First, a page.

In the last few decades, in many parts of the United States, society has made great strides towards the acceptance of gay, bi and trans men. We can now live our lives openly, create a family, and marry whom we love.
But in some parts of the country, that more welcoming attitude was slow to arrive. Jeffrey Boyette, 53, grew up in one of those less accepting areas: a small town in North Carolina, where he was a member of a conservative, evangelical church. Filled with a desire to have a family, and without any exposure to or knowledge of a gay community, he buried his attraction towards men. As a result, in 1993, at age 27, he married a woman who was also his best friend. In the following years, their three children were born.
Jeffrey began a slow and difficult journey to come to terms with his sexuality, a journey that ended in his coming out to his wife about ten years ago, at the age of 43. The children (11, 12 and 13 at the time) took their parents' separation very hard. Making things even more difficult was the relentless teasing by their peers.
Fortunately, throughout the separation and the newly developing relationships between family members, their mom remained kind and gracious, determined to co-parent in a friendly way with her former husband. The kids continued to live with their mom, while Jeffrey spent as much time with them as possible, sometimes even crashing on the sofa during the holidays.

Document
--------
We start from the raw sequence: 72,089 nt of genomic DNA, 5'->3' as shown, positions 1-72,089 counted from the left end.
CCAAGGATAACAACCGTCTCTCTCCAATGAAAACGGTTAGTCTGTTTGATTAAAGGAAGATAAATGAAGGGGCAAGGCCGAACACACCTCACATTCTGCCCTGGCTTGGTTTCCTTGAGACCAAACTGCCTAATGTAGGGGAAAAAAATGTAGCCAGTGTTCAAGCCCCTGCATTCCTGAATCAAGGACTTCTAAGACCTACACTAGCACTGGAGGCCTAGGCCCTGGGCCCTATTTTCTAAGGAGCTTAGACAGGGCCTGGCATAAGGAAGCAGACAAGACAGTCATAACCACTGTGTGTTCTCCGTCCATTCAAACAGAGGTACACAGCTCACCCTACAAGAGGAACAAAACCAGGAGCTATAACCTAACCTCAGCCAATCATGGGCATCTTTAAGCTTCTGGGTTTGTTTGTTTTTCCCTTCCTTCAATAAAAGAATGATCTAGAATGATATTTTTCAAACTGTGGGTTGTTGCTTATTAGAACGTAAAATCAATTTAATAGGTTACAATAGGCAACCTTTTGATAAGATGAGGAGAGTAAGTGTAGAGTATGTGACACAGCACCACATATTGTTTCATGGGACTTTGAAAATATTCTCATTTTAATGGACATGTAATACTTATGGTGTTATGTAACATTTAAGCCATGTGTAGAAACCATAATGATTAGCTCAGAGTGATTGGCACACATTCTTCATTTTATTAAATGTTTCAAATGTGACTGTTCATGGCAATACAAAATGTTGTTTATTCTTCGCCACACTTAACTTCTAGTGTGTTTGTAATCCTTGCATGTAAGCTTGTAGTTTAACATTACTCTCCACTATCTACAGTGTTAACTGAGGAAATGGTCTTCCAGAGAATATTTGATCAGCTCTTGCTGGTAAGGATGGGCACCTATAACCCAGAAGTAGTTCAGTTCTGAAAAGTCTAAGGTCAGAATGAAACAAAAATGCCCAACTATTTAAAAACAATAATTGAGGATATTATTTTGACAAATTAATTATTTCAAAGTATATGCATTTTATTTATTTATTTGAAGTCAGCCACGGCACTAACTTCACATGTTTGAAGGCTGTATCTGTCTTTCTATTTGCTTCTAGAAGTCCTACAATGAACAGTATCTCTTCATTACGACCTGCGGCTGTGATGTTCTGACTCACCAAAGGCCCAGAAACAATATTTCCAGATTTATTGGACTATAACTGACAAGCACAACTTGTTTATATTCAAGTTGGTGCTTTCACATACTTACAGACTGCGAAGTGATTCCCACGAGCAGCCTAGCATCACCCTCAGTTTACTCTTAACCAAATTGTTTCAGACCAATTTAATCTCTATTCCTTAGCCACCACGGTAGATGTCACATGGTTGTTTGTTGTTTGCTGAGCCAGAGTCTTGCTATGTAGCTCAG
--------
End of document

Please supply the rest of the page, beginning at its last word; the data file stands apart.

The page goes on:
Over the course of two years, the kids came to terms with the new situation; slowly but surely, their understanding grew. Today, Jeffrey says, they exhibit limitless love and support.
Jeffrey soon realized his relationship with his faith would also have to change. After some searching, he found an LGBT-friendly church. He began to explore his sexuality, dated briefly and had his heart broken a bit. He has not dated in five years now; his focus is on his children, their education, and on developing friendships. He still feels somewhat out of place in the gay community, but, in his own words, he's "finding his niche." He now lives in Chicago, where he works as a speech pathologist.
He has never regretted his decision to put his children first. "My advice to dads is to not treat kids as an accessory but a calling. Always put them first over anything temporary that the culture might offer. It's worth every minute! And save for college … it's not cheap!"
His kids will all be done with college next year. Jeffrey is looking forward to learning what his place will be in their adult lives, and to finding out what adventures lie ahead.